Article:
Thursday, July 7, 2011

Bayfield Ventures (BYV.v) gets top billing in this week's Northern Miner

As the reporter who wrote the note clearly lifted a ton of information from IKN without bothering to give any credit*, here's a full paste-out of the front page story in this week's Northern Miner (July 11 to 17) all about those scamsters at Bayfield Ventures (BYV.v). Glad to say those in-cahoots scumballs at Casey Research get theirs, too.

By the way, that dumbass lying scumbag Louis 'Little Wolf' James pumped BYV.v again today in his ridiculous monthly rag, calling the drill results that have been torn asunder by the BCSC "spectacular" and calling BYV.v as "even more likely" to be taken over...what a total pumphouse asshole that guy is.

Bayfield insiders sell as Rainy River area play overheats

Vancouver — A 400- by 800- metre claim block east of Rainy River Resources’ (rr-t) flagship gold project in northwestern Ontario is causing a big commotion at the project’s operator, Bayfield Ventures (byv-v).

Bayfield has drilled into a bonanza-grade mineralized zone at least twice since optioning the small sliver of land called the Burns Block in late 2007. This year, it plans to complete 100,000 metres of drilling in an attempt to prove that economic mineralization from Rainy River’s main OMD/17 zone extends onto its property.

To that end, Bayfield reported an eye-catching intersection last month grading 8.66 grams gold per tonne and 57.67 grams silver at 80 metres, starting from a downhole depth of just 16 metres, including a smaller bonanza-grade zone about halfway through. The results shot the company’s shares up 51%, from 59¢ to 89¢, on a record-high trading volume of 10.4 million shares on June 27, the day results were released.

The problem, at least according to the British Columbia Securities Commission (BCSC), is in the way Bayfield has reported its assays. On June 30, BCSC forced Bayfield to restate its latest drill results, as well as selected results dating back to September 2010, in order to “clarify certain details of its technical disclosure of drill results,” with Bayfield admitting, “The drill results are potentially confusing, as certain larger intervals were reported by diluting high-grade intercepts over longer intervals of lower-grade gold and silver mineralization.” The BCSC says the 80-metre intersection grading 8.66 grams gold and 57.67 grams silver is more accurately reported as a 26-metre intersection grading 26.7 grams gold and 170.69 grams silver, with most of that in turn coming from an 11-metre section grading 60.05 grams and 362.96 grams silver, starting from a depth of 48 metres.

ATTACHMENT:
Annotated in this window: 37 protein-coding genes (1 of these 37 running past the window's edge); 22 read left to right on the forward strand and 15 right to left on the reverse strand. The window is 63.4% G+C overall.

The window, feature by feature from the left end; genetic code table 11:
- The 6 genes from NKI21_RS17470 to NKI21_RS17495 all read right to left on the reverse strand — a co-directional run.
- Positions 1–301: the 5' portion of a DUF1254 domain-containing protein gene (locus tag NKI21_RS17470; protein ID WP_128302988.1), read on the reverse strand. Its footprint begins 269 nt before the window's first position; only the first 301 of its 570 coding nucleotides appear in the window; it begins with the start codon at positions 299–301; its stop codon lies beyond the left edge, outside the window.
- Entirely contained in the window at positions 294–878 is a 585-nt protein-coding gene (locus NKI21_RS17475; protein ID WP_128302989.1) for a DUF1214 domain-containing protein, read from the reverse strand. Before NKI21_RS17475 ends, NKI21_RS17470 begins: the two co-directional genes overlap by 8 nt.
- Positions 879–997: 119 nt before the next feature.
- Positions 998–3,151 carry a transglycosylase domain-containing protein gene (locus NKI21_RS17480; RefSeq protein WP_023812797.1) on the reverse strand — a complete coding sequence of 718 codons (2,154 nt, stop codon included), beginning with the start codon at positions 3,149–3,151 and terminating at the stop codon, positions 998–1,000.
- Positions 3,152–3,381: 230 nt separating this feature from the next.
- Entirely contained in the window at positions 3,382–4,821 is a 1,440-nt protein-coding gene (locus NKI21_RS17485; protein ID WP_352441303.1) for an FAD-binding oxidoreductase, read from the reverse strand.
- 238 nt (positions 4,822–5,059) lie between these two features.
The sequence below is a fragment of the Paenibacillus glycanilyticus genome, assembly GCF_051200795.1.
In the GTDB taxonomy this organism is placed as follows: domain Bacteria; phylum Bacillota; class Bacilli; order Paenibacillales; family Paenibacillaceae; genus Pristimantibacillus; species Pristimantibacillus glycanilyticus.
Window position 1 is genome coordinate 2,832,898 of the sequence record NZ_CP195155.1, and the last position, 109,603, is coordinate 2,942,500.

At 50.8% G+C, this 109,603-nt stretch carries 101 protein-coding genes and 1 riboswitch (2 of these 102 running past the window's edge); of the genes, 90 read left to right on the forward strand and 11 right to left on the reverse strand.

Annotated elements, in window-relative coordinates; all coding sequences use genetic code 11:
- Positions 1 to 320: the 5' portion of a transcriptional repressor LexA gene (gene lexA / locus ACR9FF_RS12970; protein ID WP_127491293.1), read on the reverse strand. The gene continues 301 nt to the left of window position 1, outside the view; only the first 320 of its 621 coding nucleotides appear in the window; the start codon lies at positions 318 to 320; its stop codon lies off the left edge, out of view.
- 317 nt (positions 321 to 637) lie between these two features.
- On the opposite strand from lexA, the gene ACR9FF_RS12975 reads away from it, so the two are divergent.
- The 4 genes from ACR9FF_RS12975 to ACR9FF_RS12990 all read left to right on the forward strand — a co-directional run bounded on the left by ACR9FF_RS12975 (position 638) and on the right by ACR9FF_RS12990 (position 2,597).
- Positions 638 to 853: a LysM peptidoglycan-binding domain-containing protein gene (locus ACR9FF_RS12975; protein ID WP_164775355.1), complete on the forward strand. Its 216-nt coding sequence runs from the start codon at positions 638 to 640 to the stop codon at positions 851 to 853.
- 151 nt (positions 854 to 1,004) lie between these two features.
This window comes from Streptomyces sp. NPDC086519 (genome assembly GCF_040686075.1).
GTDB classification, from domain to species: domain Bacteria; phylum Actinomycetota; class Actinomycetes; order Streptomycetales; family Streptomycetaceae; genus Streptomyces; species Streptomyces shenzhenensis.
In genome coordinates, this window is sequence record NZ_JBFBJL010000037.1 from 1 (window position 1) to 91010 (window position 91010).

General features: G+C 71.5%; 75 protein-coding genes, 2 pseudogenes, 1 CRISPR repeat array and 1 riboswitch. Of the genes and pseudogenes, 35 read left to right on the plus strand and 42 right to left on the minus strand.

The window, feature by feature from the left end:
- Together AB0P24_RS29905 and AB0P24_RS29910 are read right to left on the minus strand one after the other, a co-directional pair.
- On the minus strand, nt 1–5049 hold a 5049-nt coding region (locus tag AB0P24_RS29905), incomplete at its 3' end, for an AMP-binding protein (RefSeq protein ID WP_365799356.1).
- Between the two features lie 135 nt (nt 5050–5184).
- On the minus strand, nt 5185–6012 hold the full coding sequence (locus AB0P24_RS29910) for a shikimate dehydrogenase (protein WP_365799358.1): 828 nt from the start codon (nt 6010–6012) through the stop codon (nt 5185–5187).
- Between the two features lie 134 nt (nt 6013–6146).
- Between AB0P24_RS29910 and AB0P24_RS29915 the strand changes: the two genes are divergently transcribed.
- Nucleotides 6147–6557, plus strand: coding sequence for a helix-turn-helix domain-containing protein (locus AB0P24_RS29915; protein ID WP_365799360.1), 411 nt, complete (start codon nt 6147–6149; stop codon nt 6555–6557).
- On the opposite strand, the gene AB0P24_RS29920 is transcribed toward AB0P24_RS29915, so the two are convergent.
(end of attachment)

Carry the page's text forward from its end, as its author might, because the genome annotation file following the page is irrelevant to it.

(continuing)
The rest of the interval, says Exploration Insights newsletter writer and geologist, Brent Cook, is essentially “waste rock.” (Bayfield calls it a “broad halo of anomalous to multigram-level gold and silver mineralization.”) Indeed, when the 11-metre section is removed using a tool designed by Cook called the Drill Hole Interval Calculator, the remaining 68 metres of the drill hole have a residual grade of just 0.23 gram gold and 7.6 grams silver.

In a June 28 telephone interview with The Northern Miner from his office in Vancouver, Bayfield’s president Don Huston defended his company’s way of reporting the assays, arguing it is a regular practice to calculate an average of high- and low-grade sections, and that it was compliant with National Instrument 43-101. “I’m not trying to smoke anybody,” Huston said. “I’m showing that we have tonnage and grade equal to the $9 stock (Rainy River). And that’s a fact. . . should I report every metre, and show a chart twelve metres long?”

Huston acknowledged that the vast majority of the hole outside the high-grade zone graded below 0.4 gram gold, which is under Bayfield’s cut-off grade, and therefore not significant. He declined to comment on Cook’s methodology, but said he is familiar with it.

Huston maintains there is “good reason to believe” the mineralized zone found near surface in the latest hole RR11-71 is the same zone, or is connected to a high-grade zone found at the other side of the property in September 2010. That hole, RR10-18, returned an impressive 81 metres grading 5.08 grams gold, although most of that can be attributed to a 10-metre section grading 35.93 grams gold starting from a depth of 497 metres.

The holes are 350 metres away from each other on surface, but because of the variance in depth, the actual distance between the holes — and the potential length of the high-grade mineralized shoot — is approximately 600 metres.

According to Cook, who spoke to The Northern Miner about Bayfield’s latest results via telephone from just north of San Diego, “When you get these high-grade veins . . . usually they are nuggety, and Bayfield has showed pictures of coarse gold in the core, so you know it’s nuggety. So, the issue becomes one of continuity. How far can you project a high-grade intercept along strike or plunge? Usually not far.